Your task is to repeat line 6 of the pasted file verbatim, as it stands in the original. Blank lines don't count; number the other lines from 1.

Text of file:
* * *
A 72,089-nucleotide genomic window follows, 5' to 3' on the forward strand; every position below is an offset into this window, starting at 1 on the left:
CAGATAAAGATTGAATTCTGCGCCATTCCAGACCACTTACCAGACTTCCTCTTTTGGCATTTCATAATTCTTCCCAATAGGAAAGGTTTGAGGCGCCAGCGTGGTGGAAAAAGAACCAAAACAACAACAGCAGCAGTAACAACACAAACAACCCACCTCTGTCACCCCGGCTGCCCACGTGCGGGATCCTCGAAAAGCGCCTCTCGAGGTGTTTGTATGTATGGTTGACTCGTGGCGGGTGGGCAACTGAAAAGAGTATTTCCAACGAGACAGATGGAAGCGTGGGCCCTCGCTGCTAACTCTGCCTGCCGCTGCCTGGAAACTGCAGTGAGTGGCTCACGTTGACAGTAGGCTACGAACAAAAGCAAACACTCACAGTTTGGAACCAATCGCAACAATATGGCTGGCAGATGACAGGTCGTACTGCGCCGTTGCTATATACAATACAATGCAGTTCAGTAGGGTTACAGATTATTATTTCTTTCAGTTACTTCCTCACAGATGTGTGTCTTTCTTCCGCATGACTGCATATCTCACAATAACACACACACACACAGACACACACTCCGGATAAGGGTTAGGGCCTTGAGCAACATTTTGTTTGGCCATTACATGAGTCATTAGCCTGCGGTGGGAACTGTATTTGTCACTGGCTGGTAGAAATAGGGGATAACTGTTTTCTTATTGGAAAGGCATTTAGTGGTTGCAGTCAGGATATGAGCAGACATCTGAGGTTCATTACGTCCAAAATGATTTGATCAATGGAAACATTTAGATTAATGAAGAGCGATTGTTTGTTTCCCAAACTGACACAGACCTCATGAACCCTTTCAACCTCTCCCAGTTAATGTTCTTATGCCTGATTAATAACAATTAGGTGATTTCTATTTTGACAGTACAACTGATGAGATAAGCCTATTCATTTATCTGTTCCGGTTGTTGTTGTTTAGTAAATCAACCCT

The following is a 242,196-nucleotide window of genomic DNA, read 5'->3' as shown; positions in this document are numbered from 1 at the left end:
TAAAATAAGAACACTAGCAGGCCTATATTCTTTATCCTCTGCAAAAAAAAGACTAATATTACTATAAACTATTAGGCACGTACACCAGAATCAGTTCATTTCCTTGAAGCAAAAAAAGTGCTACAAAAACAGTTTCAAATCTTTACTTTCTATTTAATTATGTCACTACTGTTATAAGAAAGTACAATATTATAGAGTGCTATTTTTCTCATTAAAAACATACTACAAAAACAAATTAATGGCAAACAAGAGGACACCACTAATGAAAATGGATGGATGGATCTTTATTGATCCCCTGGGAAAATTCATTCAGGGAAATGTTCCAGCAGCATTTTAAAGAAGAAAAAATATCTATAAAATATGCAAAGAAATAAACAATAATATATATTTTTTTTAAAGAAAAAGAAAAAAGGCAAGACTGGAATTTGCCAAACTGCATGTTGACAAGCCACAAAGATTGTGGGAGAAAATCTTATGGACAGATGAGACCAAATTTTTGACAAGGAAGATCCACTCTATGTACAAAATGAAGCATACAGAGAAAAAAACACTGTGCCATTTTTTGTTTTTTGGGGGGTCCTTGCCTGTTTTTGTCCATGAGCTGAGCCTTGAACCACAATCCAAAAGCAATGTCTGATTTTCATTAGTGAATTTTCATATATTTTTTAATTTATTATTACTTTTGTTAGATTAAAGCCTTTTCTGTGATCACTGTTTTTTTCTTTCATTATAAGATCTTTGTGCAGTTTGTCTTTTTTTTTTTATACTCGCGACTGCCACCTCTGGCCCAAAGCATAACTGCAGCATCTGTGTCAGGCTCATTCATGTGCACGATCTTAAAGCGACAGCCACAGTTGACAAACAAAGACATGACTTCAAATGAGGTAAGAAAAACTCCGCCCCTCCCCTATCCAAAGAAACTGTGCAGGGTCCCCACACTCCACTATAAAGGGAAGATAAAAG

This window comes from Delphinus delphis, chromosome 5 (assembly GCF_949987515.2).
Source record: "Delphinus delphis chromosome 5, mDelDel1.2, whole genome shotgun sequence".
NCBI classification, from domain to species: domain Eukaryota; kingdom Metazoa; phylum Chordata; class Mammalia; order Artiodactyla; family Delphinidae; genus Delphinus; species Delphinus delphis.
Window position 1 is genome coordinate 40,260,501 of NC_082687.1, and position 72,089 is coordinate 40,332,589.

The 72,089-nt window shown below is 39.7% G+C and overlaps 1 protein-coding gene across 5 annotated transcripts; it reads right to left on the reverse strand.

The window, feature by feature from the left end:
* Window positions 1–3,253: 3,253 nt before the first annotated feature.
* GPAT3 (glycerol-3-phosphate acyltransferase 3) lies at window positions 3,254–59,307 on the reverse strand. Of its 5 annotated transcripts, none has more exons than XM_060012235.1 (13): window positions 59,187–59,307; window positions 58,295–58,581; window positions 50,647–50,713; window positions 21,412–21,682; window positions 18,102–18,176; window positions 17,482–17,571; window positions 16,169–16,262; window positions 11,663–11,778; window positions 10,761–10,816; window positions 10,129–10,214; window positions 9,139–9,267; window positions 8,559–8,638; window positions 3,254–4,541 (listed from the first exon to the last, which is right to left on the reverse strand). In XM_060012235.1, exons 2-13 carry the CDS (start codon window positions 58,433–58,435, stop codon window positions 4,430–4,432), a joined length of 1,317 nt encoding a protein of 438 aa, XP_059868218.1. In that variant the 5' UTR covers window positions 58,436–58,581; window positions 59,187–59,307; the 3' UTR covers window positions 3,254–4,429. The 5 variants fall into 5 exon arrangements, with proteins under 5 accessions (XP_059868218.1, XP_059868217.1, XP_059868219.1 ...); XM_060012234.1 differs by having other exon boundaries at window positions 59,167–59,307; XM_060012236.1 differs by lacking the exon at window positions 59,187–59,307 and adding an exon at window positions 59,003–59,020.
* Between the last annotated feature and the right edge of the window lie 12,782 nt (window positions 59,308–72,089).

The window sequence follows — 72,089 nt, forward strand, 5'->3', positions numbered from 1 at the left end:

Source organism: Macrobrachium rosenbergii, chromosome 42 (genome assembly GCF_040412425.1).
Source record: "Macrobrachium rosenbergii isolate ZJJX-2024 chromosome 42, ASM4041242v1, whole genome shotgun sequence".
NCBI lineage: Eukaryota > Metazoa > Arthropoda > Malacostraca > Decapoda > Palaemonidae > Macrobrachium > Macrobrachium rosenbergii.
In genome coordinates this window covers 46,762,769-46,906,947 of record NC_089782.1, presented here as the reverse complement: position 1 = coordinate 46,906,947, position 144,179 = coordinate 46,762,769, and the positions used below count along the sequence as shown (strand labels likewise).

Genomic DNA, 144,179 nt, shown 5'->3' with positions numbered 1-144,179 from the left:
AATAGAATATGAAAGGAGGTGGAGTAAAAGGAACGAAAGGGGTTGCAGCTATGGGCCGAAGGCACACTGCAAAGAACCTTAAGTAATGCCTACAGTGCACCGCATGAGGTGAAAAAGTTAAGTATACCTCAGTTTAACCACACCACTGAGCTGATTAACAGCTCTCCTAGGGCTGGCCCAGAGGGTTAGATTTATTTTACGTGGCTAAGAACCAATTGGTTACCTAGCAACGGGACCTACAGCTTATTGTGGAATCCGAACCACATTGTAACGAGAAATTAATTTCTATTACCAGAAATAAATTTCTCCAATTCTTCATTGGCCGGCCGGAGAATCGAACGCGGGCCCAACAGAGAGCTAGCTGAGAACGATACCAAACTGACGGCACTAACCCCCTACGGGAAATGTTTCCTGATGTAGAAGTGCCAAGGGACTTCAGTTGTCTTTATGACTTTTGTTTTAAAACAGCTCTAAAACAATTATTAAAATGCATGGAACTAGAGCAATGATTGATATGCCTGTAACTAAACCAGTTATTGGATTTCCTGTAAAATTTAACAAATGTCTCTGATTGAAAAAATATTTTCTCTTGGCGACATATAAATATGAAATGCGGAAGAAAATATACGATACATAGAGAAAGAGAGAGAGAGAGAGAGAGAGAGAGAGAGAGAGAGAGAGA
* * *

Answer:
Source record: "Delphinus delphis chromosome 5, mDelDel1.2, whole genome shotgun sequence".